Aleynikov Conviction Tossed, Again

On Monday July 6, 2015 Judge Conviser of the New York State Supreme Court acquitted Sergey Aleynikov. This marks the second acquittal Aleynikov has received since his initial arrest in July 2009. It was then that Aleynikov was accused of stealing software code that could be used to unfairly manipulate stock prices. Aleynikov was convicted of, and sentenced to eight years in prison for, violating the National Stolen Property Act and the Economic Espionage Act. Aleynikov had only spent one year in a federal prison at the time that the Second Circuit Court of Appeals overturned his conviction.

The appellate court ruled that federal prosecutors misapplied the corporate espionage laws. In their opinion, the court highlighted that the Economic Espionage Act contained two operative provisions. The first, 18 U.S.C. §1831(a), which broadly expresses that “[w]hoever, intending or knowing that the offense will benefit any foreign government, foreign instrumentality, or foreign agent, knowingly … without authorization … downloads, uploads, … transmits, …. or conveys a trade secret” is guilty of a federal offense, and may be imprisoned for up to 15 years. See 18 U.S.C. §1831(a).

However, Aleynikov was charged with violating a second provision, 18 U.S.C. §1832(a) which imposes a limitation that “[w]hoever, with intent to convert a trade secret, that is related to or included in a product that is placed in interstate or foreign commerce, to the economic benefit of anyone other than the owner…” 18 U.S.C. §1832(a) (emphasis added). The court held that Goldman’s HFT system was neither ‘produced for’ nor ‘placed in’ interstate or foreign commerce. Goldman had no intention of selling its HFT system of licensing it to anyone. U.S. v. Aleynikov 676 F.3d 71, 81 (2d. Cir. 2012)(citing United States v. Aleynikov, 737 F.Supp. 2d 173, 175 (S.D.N.Y 2010)). The court further stated that Goldman went to great lengths to maintain the secrecy of the system and that it was not decided to enter or pass in commerce. Therefore, the theft of the source code relating to the system was not an offense under the Economic Espionage Act. Aleynikov 676 F.3d at 81.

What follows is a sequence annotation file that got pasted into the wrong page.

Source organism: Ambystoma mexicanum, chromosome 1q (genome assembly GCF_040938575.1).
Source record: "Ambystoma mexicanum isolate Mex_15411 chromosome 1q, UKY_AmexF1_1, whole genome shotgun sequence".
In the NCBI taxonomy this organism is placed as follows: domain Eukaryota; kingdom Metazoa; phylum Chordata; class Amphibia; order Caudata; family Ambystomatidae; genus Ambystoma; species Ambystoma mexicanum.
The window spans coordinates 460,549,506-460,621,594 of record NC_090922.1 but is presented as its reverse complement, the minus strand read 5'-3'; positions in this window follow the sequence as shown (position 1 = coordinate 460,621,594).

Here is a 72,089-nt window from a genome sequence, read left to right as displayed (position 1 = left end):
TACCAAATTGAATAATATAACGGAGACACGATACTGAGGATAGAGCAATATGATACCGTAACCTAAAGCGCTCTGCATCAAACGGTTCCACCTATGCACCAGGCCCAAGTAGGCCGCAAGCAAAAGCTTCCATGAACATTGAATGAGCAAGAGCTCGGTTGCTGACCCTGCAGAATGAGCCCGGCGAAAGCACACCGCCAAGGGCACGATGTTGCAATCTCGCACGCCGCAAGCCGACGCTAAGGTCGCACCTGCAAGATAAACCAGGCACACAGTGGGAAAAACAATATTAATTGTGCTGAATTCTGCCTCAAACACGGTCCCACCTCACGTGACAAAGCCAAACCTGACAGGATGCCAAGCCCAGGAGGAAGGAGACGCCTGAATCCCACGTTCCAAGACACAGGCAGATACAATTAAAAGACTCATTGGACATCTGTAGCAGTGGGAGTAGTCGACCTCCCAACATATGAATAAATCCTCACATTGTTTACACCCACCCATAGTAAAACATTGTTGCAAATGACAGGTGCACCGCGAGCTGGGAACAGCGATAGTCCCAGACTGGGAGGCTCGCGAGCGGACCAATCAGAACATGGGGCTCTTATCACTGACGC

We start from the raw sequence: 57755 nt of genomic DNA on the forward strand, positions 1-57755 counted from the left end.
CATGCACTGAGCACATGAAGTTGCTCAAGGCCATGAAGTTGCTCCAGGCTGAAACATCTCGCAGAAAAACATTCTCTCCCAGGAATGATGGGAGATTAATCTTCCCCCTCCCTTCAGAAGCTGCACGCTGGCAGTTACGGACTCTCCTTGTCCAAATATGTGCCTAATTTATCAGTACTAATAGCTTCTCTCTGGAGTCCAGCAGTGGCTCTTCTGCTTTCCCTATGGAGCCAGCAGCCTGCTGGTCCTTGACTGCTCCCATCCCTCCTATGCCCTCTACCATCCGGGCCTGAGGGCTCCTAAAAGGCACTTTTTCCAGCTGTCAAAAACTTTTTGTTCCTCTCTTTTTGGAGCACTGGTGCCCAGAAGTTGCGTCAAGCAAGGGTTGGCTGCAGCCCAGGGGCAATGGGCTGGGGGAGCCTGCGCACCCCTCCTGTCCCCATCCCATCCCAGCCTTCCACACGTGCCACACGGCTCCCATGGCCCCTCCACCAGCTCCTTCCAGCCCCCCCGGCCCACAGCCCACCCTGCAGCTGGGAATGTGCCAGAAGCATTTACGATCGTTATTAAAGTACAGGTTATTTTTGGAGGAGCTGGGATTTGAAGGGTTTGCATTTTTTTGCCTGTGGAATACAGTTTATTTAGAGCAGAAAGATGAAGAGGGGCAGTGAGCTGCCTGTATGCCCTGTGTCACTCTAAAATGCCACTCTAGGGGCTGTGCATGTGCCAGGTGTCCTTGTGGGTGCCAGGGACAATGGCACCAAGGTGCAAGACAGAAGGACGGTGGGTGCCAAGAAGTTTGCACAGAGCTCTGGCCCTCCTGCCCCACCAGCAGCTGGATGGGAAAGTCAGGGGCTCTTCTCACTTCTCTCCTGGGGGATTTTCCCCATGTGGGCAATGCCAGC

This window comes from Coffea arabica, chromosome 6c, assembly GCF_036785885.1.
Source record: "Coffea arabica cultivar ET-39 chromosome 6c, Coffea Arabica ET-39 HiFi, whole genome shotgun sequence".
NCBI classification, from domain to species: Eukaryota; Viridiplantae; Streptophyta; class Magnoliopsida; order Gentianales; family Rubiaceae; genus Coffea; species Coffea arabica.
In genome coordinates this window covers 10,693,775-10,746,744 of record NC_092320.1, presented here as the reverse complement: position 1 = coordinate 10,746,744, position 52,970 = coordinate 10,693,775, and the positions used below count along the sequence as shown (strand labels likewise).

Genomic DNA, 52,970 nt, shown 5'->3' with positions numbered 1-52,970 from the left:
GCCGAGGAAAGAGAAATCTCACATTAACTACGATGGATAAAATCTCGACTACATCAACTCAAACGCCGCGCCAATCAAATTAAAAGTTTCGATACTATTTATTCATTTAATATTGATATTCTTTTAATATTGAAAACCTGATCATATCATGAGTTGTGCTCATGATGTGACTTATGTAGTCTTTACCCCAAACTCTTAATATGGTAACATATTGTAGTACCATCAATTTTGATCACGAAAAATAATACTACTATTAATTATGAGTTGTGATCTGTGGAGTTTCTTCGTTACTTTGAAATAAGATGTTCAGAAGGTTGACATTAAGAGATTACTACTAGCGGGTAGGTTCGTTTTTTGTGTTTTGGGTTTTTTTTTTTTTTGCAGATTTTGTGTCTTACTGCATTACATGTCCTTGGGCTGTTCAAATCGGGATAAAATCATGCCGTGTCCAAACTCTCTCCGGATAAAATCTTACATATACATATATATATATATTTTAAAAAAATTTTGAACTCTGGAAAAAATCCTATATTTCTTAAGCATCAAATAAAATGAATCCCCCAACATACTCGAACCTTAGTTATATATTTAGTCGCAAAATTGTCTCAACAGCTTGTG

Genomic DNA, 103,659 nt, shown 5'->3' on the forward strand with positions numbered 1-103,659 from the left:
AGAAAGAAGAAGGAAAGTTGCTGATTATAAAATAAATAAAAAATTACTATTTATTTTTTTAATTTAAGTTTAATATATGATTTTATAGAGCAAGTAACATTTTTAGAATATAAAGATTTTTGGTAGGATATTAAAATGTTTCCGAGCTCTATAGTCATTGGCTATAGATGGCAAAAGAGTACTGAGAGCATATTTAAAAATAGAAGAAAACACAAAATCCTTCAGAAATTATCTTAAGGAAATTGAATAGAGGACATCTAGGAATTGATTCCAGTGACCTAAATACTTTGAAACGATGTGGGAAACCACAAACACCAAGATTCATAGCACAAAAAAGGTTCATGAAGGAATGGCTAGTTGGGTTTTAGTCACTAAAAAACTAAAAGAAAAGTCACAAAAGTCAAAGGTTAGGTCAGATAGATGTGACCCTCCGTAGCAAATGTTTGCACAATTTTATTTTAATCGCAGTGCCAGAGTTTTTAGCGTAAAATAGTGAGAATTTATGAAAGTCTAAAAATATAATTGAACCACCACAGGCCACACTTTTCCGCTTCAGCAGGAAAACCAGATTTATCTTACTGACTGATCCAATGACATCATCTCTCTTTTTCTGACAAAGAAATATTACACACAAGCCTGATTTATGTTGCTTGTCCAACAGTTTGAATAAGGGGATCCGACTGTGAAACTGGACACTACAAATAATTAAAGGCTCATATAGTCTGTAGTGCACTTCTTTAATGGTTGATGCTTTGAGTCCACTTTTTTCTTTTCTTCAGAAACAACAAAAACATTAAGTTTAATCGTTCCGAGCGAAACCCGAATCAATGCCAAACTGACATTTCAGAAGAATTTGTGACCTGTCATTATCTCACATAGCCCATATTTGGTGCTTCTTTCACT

Shortly after his release from federal prison, Aleynikov was arrested again and charged in New York State court. In May 2015, a jury convicted Aleynikov. However in his opinion, Judge Conviser stated that in order to find Aleynikov guilty under the charges the prosecution needed to establish that Aleynikov made a “tangible reproduction” of Goldman’s source code for its high-frequency trading business, and that he intended to claim most of the code’s economic value for himself. The prosecution failed to prove either and the jury verdict had to be overturned.

This case has highlighted just how far the legislature is behind technology. Laws have not been updated to keep up with advances in technology. After Aleynikov’s initial acquittal Congress amended the Economic Espionage Act of 1996. Judge Conviser implored that District Attorney Vance make a similar appeal to New York legislators in regard to the state law under which Aleynikov was charged.

On the flip side, it has been raised that this trial from the beginning has been a “civil dispute masquerading as a criminal case,” and that regardless of the antiquated statutes under which Aleynikov was charged this case should simply not be criminal. However, Goldman Sachs may not like their position on a civil claim for trade secrets misappropriation. It is not clear that the source code was even a trade secret. Goldman admitted that part of the code was based on open source code, and therefore was a conglomeration of code based on open source information, some proprietary information, and other sources in the public domain.

The case is People v. Aleynikov, New York State Supreme Court, New York County, No. 60353/2012

Additional information on United States v. Aleynikov can be found here

Vanity Fair's 2013 story profiling Aleynikov can be found here